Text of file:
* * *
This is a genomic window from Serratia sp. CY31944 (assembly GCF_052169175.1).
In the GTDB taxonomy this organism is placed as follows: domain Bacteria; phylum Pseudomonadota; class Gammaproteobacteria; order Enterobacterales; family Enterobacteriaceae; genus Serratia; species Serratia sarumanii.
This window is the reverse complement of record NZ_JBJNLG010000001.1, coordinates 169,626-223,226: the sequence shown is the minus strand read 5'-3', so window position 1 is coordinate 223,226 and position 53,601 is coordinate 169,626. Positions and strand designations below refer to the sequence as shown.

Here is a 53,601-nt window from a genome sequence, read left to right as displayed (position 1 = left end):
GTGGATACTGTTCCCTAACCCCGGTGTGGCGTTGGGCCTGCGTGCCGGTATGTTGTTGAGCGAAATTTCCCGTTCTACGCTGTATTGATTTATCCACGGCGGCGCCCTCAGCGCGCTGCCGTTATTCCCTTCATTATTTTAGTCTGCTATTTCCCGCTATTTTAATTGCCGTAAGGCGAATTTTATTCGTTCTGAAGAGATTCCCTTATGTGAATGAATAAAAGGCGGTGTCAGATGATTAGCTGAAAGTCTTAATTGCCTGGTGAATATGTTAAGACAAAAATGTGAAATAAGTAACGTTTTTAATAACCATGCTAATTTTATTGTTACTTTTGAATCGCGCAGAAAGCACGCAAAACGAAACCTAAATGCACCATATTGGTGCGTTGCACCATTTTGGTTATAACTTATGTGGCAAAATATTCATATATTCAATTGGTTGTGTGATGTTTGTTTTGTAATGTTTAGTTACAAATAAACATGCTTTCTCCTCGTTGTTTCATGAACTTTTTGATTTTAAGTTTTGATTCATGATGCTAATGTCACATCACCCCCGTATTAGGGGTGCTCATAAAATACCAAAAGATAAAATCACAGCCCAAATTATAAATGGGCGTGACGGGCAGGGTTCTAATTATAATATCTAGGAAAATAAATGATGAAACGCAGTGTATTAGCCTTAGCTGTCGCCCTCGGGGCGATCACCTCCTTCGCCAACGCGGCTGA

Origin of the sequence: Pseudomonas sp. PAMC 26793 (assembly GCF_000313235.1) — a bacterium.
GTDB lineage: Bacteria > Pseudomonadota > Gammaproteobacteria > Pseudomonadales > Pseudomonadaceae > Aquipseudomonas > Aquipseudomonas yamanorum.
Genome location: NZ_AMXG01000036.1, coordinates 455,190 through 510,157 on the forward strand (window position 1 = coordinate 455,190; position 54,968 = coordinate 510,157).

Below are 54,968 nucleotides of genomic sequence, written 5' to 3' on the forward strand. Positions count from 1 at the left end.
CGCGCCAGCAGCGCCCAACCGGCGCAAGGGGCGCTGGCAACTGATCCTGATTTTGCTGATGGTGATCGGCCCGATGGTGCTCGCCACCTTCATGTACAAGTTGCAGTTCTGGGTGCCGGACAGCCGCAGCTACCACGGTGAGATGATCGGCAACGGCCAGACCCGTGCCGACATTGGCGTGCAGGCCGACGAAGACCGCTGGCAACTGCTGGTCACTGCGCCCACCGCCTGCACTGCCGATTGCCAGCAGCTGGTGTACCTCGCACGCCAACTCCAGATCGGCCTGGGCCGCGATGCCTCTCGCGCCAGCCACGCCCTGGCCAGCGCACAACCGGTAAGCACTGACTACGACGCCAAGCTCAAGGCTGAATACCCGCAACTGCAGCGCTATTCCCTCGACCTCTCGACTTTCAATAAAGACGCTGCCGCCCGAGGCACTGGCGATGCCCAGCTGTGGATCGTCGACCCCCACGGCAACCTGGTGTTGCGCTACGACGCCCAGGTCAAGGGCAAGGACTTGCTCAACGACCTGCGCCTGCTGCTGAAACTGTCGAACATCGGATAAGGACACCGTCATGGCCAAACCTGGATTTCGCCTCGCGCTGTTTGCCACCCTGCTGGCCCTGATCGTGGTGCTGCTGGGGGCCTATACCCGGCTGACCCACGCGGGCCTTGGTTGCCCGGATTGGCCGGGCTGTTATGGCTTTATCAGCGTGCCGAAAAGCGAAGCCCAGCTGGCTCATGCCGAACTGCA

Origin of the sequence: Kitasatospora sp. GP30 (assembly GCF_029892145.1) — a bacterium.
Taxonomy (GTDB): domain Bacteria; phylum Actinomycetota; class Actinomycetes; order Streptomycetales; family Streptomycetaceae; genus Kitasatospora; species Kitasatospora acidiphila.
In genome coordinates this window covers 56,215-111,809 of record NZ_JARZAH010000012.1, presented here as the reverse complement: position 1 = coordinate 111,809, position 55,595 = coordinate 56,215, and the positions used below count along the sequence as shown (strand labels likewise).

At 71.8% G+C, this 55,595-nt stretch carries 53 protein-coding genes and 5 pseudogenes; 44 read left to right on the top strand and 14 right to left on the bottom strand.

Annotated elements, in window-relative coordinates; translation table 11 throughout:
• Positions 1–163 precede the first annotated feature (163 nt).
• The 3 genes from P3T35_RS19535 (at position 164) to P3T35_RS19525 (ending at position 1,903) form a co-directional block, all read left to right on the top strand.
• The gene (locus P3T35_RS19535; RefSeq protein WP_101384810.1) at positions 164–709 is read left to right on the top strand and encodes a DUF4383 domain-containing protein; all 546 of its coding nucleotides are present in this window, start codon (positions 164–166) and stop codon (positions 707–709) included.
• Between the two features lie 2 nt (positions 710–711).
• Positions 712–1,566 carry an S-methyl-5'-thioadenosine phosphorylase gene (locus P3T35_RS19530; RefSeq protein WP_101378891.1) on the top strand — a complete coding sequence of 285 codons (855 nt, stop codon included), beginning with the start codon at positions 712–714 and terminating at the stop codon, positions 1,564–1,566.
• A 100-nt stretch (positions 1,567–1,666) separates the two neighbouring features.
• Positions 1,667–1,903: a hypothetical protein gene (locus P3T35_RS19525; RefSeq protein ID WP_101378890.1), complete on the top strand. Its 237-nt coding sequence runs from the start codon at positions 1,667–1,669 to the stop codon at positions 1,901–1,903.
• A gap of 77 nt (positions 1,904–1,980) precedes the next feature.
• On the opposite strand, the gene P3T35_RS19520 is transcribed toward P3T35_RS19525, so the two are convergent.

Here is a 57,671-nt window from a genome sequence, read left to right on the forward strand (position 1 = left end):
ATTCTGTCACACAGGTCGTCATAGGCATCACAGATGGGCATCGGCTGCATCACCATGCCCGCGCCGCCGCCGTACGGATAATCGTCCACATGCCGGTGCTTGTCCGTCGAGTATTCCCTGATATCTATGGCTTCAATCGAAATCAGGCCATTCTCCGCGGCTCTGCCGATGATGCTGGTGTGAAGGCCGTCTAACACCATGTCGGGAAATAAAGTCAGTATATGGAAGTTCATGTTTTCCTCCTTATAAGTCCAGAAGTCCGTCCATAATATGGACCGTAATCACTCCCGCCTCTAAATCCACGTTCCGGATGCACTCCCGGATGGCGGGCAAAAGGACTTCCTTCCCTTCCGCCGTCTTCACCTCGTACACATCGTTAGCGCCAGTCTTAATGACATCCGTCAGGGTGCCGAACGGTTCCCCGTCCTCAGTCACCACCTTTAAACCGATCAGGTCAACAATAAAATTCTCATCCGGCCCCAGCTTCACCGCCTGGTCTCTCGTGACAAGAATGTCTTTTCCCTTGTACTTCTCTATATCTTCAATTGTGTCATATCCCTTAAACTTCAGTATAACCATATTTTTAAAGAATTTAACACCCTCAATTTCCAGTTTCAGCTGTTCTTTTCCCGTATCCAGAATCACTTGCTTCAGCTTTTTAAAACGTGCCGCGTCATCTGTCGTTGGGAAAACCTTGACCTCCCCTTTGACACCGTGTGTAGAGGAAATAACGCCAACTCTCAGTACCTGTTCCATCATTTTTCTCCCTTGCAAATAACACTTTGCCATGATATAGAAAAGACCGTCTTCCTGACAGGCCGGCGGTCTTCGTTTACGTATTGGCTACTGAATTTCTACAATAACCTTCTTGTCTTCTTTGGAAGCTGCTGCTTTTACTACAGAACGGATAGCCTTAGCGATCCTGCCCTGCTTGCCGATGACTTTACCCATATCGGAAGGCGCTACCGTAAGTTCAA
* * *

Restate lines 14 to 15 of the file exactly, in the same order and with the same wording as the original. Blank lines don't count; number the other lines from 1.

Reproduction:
At 71.8% G+C, this 55,595-nt stretch carries 53 protein-coding genes and 5 pseudogenes; 44 read left to right on the top strand and 14 right to left on the bottom strand.

Annotated elements, in window-relative coordinates; translation table 11 throughout: